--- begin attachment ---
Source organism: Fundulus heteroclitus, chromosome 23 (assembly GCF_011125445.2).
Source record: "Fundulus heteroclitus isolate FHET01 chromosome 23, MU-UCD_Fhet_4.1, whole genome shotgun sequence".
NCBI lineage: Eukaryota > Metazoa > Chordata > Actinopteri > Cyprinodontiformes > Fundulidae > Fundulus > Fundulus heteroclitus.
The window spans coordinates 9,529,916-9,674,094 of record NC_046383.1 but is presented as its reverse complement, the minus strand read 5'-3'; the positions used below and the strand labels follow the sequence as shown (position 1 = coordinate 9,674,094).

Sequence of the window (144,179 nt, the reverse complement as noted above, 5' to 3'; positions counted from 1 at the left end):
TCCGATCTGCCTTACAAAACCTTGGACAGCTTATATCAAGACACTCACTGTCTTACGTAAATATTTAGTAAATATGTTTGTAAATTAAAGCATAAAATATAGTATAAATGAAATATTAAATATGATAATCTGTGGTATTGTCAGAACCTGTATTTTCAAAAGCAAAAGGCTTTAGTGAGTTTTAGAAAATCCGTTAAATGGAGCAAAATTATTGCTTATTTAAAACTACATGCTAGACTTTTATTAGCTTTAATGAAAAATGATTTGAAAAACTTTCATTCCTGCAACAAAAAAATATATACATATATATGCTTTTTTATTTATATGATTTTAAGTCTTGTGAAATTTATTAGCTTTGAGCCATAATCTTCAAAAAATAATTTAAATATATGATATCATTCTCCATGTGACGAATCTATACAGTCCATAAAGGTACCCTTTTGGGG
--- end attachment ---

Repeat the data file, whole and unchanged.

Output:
Source organism: Fundulus heteroclitus, chromosome 23 (assembly GCF_011125445.2).
Source record: "Fundulus heteroclitus isolate FHET01 chromosome 23, MU-UCD_Fhet_4.1, whole genome shotgun sequence".
NCBI lineage: Eukaryota > Metazoa > Chordata > Actinopteri > Cyprinodontiformes > Fundulidae > Fundulus > Fundulus heteroclitus.
The window spans coordinates 9,529,916-9,674,094 of record NC_046383.1 but is presented as its reverse complement, the minus strand read 5'-3'; the positions used below and the strand labels follow the sequence as shown (position 1 = coordinate 9,674,094).

Sequence of the window (144,179 nt, the reverse complement as noted above, 5' to 3'; positions counted from 1 at the left end):
TCCGATCTGCCTTACAAAACCTTGGACAGCTTATATCAAGACACTCACTGTCTTACGTAAATATTTAGTAAATATGTTTGTAAATTAAAGCATAAAATATAGTATAAATGAAATATTAAATATGATAATCTGTGGTATTGTCAGAACCTGTATTTTCAAAAGCAAAAGGCTTTAGTGAGTTTTAGAAAATCCGTTAAATGGAGCAAAATTATTGCTTATTTAAAACTACATGCTAGACTTTTATTAGCTTTAATGAAAAATGATTTGAAAAACTTTCATTCCTGCAACAAAAAAATATATACATATATATGCTTTTTTATTTATATGATTTTAAGTCTTGTGAAATTTATTAGCTTTGAGCCATAATCTTCAAAAAATAATTTAAATATATGATATCATTCTCCATGTGACGAATCTATACAGTCCATAAAGGTACCCTTTTGGGG